To learn more about Enogen corn and its benefits for farmers and for ethanol plants, listen to my interview with David Witherspoon: Interview with David Witherspoon

View the Farm Progress 2014 Flicker photo album.

IA Ag Secy Bill Northey On Corn, RFS

IA Ag Secy Bill NortheyThere are two big topics during the Farm Progress Show this year: the corn crop and the Renewable Fuel Standard (RFS). During the show, I had the opportunity to speak with Iowa Ag Secretary Bill Northey who is a corn farmer and also a huge supporter of biofuels. I first asked him how the corn crop was looking with all the August rain.

Northey said that for the most part, Iowa is going to have a great corn crop. He said that there are some pockets that had too much rain and hail in June (this affected his farm) but overall, the corn crop is going to offset some of the below average acres and Iowa should see a record crop.

I asked Northey how the record corn crop would positively affect biofuels, such as the Project Liberty cellulosic ethanol plant and the Quad County Corn ethanol/cellulosic plants that are celebrating grand openings this year.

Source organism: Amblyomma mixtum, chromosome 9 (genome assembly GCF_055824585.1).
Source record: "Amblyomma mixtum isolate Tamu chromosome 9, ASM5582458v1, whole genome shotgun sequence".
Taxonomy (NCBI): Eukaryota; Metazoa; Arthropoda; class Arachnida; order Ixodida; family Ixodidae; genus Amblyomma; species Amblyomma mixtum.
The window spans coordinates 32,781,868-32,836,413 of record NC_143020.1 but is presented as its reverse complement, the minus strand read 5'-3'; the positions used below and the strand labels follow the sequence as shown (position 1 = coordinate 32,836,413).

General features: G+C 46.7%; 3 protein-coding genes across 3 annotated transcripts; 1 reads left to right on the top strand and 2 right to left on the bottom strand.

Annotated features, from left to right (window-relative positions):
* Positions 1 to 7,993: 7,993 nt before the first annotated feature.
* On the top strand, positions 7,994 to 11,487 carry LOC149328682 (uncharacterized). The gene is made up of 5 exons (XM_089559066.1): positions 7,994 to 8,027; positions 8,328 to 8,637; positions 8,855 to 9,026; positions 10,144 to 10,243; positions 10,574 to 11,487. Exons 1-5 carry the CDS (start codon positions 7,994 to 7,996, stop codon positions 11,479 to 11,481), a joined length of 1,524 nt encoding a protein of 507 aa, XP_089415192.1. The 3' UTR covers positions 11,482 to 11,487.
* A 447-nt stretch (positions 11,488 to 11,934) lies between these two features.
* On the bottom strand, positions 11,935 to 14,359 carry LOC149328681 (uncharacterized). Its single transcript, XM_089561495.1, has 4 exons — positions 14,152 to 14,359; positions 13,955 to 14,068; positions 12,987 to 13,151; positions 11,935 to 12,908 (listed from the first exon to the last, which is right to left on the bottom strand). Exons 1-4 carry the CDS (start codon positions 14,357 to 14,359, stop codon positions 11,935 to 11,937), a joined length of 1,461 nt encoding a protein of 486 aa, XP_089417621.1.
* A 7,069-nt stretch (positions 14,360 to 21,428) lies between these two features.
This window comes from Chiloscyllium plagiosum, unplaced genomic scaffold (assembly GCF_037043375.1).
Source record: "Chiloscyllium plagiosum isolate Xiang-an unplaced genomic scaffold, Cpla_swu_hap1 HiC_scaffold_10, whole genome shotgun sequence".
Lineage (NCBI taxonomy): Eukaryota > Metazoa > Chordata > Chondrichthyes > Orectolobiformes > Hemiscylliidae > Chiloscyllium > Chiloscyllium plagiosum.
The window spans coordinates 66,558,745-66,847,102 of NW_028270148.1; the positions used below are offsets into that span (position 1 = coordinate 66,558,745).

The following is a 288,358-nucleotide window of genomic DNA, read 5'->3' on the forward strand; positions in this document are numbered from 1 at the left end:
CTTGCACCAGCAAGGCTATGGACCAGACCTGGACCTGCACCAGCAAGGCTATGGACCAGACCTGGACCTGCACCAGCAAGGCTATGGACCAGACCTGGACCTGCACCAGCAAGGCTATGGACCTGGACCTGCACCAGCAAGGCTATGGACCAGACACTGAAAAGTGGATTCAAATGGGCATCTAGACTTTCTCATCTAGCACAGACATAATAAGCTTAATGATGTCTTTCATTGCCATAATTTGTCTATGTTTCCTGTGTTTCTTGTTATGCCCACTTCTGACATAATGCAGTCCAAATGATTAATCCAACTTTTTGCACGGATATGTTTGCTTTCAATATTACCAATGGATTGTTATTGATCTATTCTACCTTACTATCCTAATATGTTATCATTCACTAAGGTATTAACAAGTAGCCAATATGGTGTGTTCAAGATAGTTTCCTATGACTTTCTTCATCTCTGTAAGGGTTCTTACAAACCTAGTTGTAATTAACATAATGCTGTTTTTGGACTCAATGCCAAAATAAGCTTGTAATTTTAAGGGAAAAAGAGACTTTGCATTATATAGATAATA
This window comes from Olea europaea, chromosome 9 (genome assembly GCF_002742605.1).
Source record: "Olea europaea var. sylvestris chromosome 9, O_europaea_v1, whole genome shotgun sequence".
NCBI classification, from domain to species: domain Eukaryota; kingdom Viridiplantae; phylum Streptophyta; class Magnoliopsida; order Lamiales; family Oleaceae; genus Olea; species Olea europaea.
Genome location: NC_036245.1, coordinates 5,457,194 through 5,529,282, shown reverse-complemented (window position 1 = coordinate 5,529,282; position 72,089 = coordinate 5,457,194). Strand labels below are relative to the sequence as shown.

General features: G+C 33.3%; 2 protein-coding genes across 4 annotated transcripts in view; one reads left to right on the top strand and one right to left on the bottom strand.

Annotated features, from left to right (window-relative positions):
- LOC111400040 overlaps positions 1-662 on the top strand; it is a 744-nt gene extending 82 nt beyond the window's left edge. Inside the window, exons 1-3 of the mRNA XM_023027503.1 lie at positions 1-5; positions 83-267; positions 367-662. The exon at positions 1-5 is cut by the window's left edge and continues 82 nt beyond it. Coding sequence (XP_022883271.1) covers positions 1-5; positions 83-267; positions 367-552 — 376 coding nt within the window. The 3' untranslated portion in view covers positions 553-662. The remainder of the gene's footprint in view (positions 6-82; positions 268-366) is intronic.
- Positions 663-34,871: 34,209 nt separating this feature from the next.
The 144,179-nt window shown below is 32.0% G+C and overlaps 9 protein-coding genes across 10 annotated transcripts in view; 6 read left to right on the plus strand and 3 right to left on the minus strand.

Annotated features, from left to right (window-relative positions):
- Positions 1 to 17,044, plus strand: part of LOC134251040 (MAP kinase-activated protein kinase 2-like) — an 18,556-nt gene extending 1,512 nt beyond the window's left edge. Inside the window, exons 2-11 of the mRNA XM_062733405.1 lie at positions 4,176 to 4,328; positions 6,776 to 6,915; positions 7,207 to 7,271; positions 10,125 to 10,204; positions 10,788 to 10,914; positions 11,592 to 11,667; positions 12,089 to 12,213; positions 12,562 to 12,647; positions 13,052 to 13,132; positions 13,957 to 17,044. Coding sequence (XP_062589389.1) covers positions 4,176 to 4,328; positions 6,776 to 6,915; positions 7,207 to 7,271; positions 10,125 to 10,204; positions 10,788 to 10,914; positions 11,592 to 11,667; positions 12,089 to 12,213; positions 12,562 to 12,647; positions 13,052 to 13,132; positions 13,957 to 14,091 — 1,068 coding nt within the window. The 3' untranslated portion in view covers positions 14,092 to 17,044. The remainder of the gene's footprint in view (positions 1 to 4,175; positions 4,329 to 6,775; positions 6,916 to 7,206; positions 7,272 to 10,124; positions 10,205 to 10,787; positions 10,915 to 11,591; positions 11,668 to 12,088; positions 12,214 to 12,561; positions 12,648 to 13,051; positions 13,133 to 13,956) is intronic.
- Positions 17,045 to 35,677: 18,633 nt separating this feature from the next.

“Well certainly we have enough corn to be able to fuel our biofuel plants, to be able to have exports and to be able to feed the livestock we have in this country,” said Northey. He said it is exciting to see the next generation come, “and it makes us think of the Renewable Fuel Standard and the Environmental Protection Agency not coming forward with a target this year. It’s frustrating to have it already be August and have it go to OMB now [Office of Management and Budget] and it could be another 90 days until it comes out of there and the year will be darn near over by the time we find out how much we should blend this year.”